The more you eat, the less you have. At times, you still need to eat acid, like calcium rich oranges. In those cases, eat with plenty of water. However, there are some that you can limit or cut out entirely to protect the integrity of your enamel.
What To Acidic Foods Avoid
Many people start off their day with a nice glass of orange juice, or a cup of coffee. Both of these wreck your enamel, though. Along with wine, tomato products, pickles, and other acidic foods, OJ and coffee demineralize your enamel, causing it to discolor and wear away. This exposes the dentin underneath, which is coated in nerve endings and causes increased sensitivity and pain.
This sensitivity can then be triggered by cold or heat, and once that enamel is gone and those nerves are exposed, you can't grow that enamel back. You can only supplement it a bit with dental visits and the right toothpaste, which will never be the same. While you are told to brush after every meal, you shouldn't if you've just eaten an acid rich meal.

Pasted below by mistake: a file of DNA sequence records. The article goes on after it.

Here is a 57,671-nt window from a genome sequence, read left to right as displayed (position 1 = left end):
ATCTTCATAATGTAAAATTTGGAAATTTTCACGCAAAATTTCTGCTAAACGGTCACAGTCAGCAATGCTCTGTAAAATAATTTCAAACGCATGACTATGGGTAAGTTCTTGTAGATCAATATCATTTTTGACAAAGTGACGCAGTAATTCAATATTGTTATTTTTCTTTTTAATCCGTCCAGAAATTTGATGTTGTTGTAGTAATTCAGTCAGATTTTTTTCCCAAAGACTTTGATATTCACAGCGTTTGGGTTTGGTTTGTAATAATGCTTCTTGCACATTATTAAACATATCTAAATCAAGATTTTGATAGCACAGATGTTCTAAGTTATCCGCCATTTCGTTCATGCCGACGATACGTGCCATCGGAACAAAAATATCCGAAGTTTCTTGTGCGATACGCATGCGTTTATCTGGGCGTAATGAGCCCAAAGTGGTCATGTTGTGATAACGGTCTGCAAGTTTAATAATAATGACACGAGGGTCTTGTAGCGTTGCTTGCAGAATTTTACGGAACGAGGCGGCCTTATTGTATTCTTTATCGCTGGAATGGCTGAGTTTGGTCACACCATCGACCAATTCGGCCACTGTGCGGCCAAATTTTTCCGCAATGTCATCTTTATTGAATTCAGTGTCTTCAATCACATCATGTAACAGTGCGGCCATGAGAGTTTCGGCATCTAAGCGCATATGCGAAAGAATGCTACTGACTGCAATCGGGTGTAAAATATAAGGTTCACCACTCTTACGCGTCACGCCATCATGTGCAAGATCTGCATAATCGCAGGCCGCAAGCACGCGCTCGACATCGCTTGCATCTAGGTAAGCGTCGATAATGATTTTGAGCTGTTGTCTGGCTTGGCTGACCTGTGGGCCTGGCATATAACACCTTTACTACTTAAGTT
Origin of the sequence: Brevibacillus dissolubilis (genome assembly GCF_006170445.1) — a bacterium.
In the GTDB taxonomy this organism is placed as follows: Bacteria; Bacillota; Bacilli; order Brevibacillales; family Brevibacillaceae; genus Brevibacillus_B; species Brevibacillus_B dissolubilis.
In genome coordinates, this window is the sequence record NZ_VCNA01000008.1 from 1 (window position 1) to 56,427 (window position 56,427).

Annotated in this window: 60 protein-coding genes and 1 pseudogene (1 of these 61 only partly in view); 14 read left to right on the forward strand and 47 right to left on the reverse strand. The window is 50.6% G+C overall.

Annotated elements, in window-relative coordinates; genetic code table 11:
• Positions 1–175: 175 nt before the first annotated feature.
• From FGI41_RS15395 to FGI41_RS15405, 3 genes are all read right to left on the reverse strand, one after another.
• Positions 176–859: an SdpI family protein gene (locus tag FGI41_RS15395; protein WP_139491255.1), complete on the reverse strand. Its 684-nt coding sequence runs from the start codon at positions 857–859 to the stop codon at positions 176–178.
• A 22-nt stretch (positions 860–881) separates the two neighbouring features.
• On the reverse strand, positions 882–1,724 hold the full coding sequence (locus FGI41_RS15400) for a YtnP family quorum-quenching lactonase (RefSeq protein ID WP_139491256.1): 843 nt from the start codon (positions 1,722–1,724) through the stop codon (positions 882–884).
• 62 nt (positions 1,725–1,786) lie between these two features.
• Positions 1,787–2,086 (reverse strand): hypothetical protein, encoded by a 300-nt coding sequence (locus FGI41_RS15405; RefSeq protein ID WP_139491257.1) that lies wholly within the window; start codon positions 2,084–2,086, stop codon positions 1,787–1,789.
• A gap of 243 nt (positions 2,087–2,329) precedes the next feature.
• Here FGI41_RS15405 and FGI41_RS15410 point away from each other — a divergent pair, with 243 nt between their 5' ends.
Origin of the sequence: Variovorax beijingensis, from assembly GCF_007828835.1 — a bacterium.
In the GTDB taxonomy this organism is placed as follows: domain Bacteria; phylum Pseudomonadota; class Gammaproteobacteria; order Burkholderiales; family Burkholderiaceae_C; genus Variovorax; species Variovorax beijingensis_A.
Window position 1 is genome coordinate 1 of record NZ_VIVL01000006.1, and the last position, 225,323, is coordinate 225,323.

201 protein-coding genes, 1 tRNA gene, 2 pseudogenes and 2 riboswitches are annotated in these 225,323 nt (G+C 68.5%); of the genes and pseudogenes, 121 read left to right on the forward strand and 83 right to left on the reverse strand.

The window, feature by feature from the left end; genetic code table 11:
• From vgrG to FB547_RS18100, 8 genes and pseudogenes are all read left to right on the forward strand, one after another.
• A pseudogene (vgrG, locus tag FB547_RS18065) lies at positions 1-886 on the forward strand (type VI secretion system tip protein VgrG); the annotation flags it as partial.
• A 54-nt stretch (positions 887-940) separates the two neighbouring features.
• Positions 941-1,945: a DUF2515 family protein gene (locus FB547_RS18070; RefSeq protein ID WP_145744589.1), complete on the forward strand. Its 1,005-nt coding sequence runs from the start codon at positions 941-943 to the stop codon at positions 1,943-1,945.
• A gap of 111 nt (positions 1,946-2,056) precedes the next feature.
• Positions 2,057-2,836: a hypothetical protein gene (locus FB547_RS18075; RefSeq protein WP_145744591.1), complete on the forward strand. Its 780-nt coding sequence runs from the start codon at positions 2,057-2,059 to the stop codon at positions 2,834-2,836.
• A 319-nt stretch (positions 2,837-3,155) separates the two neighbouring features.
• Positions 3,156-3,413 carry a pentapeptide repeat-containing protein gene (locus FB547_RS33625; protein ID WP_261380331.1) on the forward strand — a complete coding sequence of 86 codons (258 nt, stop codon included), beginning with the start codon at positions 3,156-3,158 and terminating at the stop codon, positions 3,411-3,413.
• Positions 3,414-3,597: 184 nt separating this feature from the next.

Brushing will erode your teeth faster since your enamel is softened from the acid. Avoid eating acidic foods without a higher pH level food to accompany it to neutralize the harmful effects.
You can prevent the damage that can accompany acidic delights with regular checkups with your dentist. We can help you to identify the erosion and work on a plan to keep it from getting worse early.
Keep an eye on your eating habits and be sure to drink a lot of water throughout each and every day. Use a fluoride toothpaste often, rinse with a fluoride mouthwash after, and floss one or more times per day.
Please contact our office if you have any questions about acidic foods effects on your oral health.